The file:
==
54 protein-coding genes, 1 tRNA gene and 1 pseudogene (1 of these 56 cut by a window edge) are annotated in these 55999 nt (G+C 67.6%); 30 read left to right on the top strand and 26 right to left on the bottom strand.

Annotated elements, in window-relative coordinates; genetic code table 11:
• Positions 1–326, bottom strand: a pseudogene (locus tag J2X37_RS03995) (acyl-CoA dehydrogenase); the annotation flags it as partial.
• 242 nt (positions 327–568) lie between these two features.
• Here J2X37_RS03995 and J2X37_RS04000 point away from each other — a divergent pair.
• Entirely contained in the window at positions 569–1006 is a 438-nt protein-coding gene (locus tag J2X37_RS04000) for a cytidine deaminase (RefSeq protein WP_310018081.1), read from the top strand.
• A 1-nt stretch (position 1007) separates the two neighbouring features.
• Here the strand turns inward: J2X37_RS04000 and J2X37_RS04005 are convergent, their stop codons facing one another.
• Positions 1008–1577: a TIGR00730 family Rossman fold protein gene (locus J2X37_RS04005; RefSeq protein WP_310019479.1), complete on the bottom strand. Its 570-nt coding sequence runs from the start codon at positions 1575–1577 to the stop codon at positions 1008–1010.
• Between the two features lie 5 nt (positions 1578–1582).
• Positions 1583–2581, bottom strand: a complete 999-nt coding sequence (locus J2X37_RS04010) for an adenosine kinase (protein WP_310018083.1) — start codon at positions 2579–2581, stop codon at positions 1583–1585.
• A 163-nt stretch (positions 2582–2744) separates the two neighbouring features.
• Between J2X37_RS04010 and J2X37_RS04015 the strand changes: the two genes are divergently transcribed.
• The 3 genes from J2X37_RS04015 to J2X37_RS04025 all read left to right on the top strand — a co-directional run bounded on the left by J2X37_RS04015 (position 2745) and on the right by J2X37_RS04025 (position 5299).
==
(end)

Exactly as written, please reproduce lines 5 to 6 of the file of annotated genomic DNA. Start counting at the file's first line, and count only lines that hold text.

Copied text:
• Here J2X37_RS03995 and J2X37_RS04000 point away from each other — a divergent pair.
• Entirely contained in the window at positions 569–1006 is a 438-nt protein-coding gene (locus tag J2X37_RS04000) for a cytidine deaminase (RefSeq protein WP_310018081.1), read from the top strand.